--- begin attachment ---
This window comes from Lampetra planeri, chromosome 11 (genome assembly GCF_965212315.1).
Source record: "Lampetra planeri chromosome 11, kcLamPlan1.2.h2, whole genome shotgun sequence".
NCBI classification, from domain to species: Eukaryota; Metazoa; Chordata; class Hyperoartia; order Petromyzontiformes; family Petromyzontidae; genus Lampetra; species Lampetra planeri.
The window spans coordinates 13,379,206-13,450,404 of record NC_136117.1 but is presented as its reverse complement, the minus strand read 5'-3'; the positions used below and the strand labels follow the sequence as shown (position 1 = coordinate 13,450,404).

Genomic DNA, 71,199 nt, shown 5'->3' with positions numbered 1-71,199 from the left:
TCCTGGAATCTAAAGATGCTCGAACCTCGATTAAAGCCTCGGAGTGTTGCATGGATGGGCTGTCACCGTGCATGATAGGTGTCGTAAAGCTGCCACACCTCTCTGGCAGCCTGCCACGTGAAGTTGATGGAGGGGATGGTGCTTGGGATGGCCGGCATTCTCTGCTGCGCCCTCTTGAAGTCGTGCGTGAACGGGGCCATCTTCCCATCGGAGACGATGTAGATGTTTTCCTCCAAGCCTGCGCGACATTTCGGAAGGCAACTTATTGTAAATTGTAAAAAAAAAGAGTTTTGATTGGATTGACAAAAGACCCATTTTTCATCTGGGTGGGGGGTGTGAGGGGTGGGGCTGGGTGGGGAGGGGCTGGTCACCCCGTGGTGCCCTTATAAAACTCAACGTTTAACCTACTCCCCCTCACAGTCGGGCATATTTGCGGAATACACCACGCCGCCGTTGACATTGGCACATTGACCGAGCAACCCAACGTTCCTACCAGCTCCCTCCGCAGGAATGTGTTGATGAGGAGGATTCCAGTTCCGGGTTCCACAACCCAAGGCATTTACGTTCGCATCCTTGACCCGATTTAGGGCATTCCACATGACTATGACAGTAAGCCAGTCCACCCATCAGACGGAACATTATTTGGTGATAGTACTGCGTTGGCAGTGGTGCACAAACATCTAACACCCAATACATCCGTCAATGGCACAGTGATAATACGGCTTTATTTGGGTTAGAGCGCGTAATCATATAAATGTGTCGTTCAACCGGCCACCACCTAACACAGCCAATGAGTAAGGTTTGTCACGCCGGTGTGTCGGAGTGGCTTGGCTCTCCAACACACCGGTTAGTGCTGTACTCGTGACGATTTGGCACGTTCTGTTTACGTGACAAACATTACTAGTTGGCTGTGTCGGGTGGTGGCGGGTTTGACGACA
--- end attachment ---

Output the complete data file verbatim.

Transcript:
This window comes from Lampetra planeri, chromosome 11 (genome assembly GCF_965212315.1).
Source record: "Lampetra planeri chromosome 11, kcLamPlan1.2.h2, whole genome shotgun sequence".
NCBI classification, from domain to species: Eukaryota; Metazoa; Chordata; class Hyperoartia; order Petromyzontiformes; family Petromyzontidae; genus Lampetra; species Lampetra planeri.
The window spans coordinates 13,379,206-13,450,404 of record NC_136117.1 but is presented as its reverse complement, the minus strand read 5'-3'; the positions used below and the strand labels follow the sequence as shown (position 1 = coordinate 13,450,404).

Genomic DNA, 71,199 nt, shown 5'->3' with positions numbered 1-71,199 from the left:
TCCTGGAATCTAAAGATGCTCGAACCTCGATTAAAGCCTCGGAGTGTTGCATGGATGGGCTGTCACCGTGCATGATAGGTGTCGTAAAGCTGCCACACCTCTCTGGCAGCCTGCCACGTGAAGTTGATGGAGGGGATGGTGCTTGGGATGGCCGGCATTCTCTGCTGCGCCCTCTTGAAGTCGTGCGTGAACGGGGCCATCTTCCCATCGGAGACGATGTAGATGTTTTCCTCCAAGCCTGCGCGACATTTCGGAAGGCAACTTATTGTAAATTGTAAAAAAAAAGAGTTTTGATTGGATTGACAAAAGACCCATTTTTCATCTGGGTGGGGGGTGTGAGGGGTGGGGCTGGGTGGGGAGGGGCTGGTCACCCCGTGGTGCCCTTATAAAACTCAACGTTTAACCTACTCCCCCTCACAGTCGGGCATATTTGCGGAATACACCACGCCGCCGTTGACATTGGCACATTGACCGAGCAACCCAACGTTCCTACCAGCTCCCTCCGCAGGAATGTGTTGATGAGGAGGATTCCAGTTCCGGGTTCCACAACCCAAGGCATTTACGTTCGCATCCTTGACCCGATTTAGGGCATTCCACATGACTATGACAGTAAGCCAGTCCACCCATCAGACGGAACATTATTTGGTGATAGTACTGCGTTGGCAGTGGTGCACAAACATCTAACACCCAATACATCCGTCAATGGCACAGTGATAATACGGCTTTATTTGGGTTAGAGCGCGTAATCATATAAATGTGTCGTTCAACCGGCCACCACCTAACACAGCCAATGAGTAAGGTTTGTCACGCCGGTGTGTCGGAGTGGCTTGGCTCTCCAACACACCGGTTAGTGCTGTACTCGTGACGATTTGGCACGTTCTGTTTACGTGACAAACATTACTAGTTGGCTGTGTCGGGTGGTGGCGGGTTTGACGACA